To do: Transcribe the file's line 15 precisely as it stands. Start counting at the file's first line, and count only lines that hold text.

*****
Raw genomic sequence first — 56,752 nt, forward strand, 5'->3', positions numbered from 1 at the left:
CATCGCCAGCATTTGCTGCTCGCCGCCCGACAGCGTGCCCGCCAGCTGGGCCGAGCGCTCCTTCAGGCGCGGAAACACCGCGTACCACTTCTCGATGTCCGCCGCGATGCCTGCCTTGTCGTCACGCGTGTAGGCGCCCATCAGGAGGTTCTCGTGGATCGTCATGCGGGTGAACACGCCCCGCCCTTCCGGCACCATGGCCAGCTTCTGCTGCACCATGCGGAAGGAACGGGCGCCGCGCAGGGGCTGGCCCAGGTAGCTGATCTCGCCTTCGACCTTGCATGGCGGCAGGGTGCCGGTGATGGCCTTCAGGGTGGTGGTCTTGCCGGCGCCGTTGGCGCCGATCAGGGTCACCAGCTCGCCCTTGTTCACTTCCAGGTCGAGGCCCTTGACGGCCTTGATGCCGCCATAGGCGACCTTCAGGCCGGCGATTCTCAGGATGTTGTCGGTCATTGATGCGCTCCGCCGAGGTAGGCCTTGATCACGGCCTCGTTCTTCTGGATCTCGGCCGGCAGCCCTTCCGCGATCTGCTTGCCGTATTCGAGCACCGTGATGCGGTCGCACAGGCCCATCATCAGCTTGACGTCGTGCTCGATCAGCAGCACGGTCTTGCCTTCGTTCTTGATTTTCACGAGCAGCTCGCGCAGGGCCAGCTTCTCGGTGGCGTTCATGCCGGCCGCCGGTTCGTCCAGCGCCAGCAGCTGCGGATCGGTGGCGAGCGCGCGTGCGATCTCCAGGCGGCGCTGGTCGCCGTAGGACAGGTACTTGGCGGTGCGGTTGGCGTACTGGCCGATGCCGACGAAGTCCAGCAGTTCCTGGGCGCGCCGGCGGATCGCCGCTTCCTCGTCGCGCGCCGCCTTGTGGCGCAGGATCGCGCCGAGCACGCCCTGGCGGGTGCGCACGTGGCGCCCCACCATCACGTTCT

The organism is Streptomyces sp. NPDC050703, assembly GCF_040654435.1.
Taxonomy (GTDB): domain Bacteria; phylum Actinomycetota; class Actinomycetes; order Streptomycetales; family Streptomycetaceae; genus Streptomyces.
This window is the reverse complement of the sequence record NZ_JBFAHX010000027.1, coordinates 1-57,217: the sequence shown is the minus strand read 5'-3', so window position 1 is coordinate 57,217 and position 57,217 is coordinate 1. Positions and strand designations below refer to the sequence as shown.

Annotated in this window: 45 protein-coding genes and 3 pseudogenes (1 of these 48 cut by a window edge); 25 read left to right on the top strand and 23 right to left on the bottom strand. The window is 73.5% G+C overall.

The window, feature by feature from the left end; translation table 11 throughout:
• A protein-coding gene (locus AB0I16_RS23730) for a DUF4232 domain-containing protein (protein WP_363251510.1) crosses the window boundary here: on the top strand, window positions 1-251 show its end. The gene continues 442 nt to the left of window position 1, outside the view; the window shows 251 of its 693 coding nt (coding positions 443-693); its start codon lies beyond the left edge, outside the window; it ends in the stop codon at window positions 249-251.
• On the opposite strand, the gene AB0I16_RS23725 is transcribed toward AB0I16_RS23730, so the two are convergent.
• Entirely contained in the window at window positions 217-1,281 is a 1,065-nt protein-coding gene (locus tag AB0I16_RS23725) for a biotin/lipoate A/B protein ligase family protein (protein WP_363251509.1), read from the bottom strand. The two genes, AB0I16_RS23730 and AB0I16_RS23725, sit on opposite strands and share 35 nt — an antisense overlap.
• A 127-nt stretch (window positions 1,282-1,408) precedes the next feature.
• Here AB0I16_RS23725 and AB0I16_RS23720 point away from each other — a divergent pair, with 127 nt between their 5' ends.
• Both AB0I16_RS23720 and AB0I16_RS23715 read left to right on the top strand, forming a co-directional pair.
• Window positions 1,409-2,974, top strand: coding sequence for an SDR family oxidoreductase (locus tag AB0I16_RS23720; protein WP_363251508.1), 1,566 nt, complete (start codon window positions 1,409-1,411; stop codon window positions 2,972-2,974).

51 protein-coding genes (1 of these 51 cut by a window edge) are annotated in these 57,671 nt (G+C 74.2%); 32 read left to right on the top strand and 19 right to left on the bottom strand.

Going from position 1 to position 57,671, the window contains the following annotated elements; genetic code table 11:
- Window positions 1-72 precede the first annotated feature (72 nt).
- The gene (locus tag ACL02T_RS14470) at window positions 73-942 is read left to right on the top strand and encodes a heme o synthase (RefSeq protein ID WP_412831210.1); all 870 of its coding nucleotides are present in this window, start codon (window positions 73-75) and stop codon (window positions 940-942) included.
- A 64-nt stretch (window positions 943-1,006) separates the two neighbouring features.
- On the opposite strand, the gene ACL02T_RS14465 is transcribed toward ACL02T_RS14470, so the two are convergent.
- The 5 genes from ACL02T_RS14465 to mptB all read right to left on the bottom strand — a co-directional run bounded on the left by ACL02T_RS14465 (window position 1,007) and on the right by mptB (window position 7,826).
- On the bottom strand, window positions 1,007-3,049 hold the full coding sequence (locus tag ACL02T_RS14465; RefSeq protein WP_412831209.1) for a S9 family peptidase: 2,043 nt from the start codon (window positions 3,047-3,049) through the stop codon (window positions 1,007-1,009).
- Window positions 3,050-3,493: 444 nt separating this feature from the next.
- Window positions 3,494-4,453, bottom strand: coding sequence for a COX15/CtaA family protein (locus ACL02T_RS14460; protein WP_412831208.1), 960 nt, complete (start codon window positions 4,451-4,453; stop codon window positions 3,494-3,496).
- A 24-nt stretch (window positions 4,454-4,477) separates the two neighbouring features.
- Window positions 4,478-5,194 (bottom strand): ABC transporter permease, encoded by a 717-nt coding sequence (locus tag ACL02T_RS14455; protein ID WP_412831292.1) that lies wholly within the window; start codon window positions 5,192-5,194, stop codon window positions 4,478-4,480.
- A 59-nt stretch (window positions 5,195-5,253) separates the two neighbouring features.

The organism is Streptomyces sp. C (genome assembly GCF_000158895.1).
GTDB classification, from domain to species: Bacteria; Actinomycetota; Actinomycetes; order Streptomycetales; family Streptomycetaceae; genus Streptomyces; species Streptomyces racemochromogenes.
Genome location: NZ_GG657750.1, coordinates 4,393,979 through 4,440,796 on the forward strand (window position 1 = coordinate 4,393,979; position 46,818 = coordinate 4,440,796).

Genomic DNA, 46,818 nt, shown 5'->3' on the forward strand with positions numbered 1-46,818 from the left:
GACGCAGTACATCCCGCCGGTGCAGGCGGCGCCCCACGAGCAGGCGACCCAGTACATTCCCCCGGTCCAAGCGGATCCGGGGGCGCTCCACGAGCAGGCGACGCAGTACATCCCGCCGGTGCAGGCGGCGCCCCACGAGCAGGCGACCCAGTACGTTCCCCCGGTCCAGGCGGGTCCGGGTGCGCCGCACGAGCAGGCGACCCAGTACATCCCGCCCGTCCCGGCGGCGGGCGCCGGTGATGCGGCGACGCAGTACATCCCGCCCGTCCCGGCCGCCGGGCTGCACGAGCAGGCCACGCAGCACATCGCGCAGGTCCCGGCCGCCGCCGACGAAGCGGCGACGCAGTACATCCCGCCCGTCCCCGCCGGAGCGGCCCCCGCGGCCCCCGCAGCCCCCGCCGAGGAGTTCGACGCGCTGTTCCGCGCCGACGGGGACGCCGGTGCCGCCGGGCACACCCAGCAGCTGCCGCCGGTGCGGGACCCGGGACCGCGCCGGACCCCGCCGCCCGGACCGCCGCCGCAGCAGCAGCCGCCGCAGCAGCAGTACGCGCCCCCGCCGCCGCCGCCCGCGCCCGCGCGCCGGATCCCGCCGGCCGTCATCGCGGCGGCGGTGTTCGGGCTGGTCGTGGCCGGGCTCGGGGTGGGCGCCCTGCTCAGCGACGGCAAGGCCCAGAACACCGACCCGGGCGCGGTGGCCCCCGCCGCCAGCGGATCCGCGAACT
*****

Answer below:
51 protein-coding genes (1 of these 51 cut by a window edge) are annotated in these 57,671 nt (G+C 74.2%); 32 read left to right on the top strand and 19 right to left on the bottom strand.